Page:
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Shea’s Seneca Dedication

When a once vibrant building is restored, it confirms what we know about our town. A good strategy for bringing back neighborhoods is reusing our existing structures, the ones that made us great in the past. It is a labor of love to do so; it requires vision, passion and courage. It’s time to celebrate another historic renovation. Schneider Development Services has reopened Shea’s Seneca, a South Buffalo landmark!

Michael Shea built the 2178 Seneca Street movie house in 1929 in the heart of South Buffalo. For South Buffalonians who saw movies there in their youth, it is a treasure trove of memories. Trish Scarcello recalls when her babysitter took her to a movie there and more than the film itself, she remembers the theater’s grandeur, including the vaulted gilded ceiling. Other attendees remembered concerts in the Sky Room, including national acts like the Ramones. In 1970, the theater was demolished and before long tenants including Woolworths, the Sky Room and a bowling alley left. Shea’s Seneca and Seneca Street overall entered a period of decline and neglect.

Bands that played at the theater are commemorated with banners that line the residential hallways

In 2015, the boarded-up building caught the eye of Schneider Development Services. Since a complete rehabilitation of the building, there is new life in the building and a spirit of revitalization on Seneca Street. Five commercial tenants now occupy the first floor of the building: Public Espresso, Shea’s Seneca Banquets and Catering, April Spencer Floral Design, Cantina 62, and Bottle Rocket Beer Reserve. There are also 23 high-end market rate apartments called the Skyroom Lofts. Prices range from $995 to $2100 a month. Eleven of the apartments are already leased.

Jake Schneider, president of Schneider Development Services, recounted the challenges of restoring the 48,000 square foot building and the goal that kept him motivated. “We had an ambitious vision for this building and what it could do for Seneca Street. From the very beginning, the community response to that vision has been extraordinary. It’s been incredibly rewarding to revive this historic building that has meant so much to Seneca Street and South Buffalo.”

In addition to community enthusiasm, Schneider’s investment was met with the support of City Hall. The $10 million project attracted the attention of politicians, many with South Buffalo roots, who saw the opportunity to build on the private investment and revitalize Seneca Street, a major corridor connecting South Buffalo and downtown. Plans for street improvements are underway. The energy is upbeat and infectious.

Politicians commented on the reopened building. “Today is a day for the believers,” said Representative Brian Higgins in a statement. State Senator Tim Kennedy was there for the ribbon-cutting and was effusive. According to Kennedy “For decades. South Buffalo saw one of its greatest architectural treasures languish, waiting for the right person with the necessary vision to come along…It’s another example of the success of the state and federal historic tax credit program, and shines a spotlight on another resurgent area of the City of Buffalo”.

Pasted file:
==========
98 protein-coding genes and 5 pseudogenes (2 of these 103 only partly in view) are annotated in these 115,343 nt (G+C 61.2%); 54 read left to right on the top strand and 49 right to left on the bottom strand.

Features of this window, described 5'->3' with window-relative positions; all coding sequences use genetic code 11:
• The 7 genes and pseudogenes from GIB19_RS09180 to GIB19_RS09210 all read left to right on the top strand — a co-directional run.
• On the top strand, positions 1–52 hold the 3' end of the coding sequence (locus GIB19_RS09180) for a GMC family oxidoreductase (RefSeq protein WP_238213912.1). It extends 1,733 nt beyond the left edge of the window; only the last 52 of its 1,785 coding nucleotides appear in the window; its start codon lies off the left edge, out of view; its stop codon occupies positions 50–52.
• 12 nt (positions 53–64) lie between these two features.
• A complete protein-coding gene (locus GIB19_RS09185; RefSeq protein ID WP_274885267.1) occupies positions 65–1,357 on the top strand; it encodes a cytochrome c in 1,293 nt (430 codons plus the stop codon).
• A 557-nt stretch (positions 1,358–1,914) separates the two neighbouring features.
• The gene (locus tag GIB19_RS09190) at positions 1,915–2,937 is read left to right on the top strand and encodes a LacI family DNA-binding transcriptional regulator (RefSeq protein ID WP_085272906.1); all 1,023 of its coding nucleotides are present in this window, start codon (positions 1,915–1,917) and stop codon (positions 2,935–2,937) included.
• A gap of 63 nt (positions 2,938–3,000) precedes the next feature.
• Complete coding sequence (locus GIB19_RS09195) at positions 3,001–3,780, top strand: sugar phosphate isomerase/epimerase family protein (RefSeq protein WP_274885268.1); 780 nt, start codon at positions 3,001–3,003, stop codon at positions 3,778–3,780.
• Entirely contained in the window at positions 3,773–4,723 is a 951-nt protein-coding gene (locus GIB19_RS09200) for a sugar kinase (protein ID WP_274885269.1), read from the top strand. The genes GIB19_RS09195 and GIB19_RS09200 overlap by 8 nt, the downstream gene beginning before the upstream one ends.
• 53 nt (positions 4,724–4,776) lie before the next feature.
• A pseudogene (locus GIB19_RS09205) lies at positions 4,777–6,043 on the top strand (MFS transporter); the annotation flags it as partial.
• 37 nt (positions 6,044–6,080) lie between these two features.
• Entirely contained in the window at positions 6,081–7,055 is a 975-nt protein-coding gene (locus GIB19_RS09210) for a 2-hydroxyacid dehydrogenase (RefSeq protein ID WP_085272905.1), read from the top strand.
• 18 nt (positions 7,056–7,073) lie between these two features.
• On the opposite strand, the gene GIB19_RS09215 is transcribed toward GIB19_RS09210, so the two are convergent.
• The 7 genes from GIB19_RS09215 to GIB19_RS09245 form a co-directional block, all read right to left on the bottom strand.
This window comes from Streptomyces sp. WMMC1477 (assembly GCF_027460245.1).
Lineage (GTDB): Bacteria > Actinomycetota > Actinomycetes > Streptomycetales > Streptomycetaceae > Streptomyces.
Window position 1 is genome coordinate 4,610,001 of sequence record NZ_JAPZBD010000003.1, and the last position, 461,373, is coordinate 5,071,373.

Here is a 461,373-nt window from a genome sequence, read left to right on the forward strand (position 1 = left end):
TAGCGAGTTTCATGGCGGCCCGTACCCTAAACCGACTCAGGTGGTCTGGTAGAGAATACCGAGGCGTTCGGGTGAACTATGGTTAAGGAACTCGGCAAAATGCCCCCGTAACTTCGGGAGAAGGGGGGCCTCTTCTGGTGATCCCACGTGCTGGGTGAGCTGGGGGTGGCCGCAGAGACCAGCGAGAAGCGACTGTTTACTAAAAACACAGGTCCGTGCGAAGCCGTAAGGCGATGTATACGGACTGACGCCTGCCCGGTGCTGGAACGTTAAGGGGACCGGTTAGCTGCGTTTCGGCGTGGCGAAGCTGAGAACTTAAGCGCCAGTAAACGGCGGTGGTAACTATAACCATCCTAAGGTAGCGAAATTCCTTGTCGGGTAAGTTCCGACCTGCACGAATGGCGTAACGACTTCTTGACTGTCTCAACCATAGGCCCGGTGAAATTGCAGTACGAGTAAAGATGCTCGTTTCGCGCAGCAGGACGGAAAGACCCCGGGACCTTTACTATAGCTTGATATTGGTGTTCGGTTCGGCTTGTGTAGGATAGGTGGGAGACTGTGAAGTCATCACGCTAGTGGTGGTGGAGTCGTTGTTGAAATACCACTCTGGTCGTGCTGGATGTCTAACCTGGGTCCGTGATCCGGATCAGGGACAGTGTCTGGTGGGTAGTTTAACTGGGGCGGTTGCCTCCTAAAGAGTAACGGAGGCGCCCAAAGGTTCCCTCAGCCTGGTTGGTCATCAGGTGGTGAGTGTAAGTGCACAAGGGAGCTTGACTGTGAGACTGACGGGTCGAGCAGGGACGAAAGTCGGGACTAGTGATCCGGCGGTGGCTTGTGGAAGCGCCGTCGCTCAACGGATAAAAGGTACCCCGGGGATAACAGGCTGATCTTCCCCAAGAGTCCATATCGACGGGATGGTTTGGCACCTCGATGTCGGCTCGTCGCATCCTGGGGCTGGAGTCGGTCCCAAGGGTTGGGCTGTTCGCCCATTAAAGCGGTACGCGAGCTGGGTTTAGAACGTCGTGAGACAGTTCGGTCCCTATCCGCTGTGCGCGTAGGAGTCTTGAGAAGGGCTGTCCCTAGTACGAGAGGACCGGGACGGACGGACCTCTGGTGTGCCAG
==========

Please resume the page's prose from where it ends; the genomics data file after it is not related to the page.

A model apartment

County Executive Mark Poloncarz sent comments ahead and deputy Maria Whyte attended the event. He noted “South Buffalo’s rich history is being reborn in the Shea’s Seneca building”. South District Councilmember Christopher Scanlon was present to celebrate in his words, “the true rebirth of Seneca Street.” He told how Shea’s Seneca Theater was called the “Seneca Show” by locals and children flocked there for the matinees and young adults to the concerts in the evening. It’s where, according to Scanlon, “memories of a lifetime were made”.

Evans Bank invested in the project and President Dave Nasca sent his congratulations to Schneider Development. Mayor Brown recognized the contribution to the community. “This beautifully executed reuse not only brings an iconic structure back to life, it also adds vibrancy to the neighborhood through its mix of apartments, event and retails space,” Mayor Byron W. Brown said.

If you like to witness the resurgence of a community, visit Shea’s Seneca Street. You can tour an apartment, schedule an event in the banquet room, buy flowers at April Spencer Floral Design, or have something to eat in Cantina 62, a coffee in Public Espresso, or a beer in Bottle Rocket Beer Reserve. There is an undeniably positive energy in the air and progress has only just begun.

Written by Judith Frizlen

Judith Frizlen

Judith Frizlen is the founder of the Rose Garden Early Childhood Center and author of Words for Parents, Words for Teachers and Caregivers and Unpacking Guilt, a Mother's Journey to Freedom. Books and blogposts are on her website at She is a fan of early childhood, urban architecture and the revitalization of Buffalo.

View All Articles by Judith Frizlen
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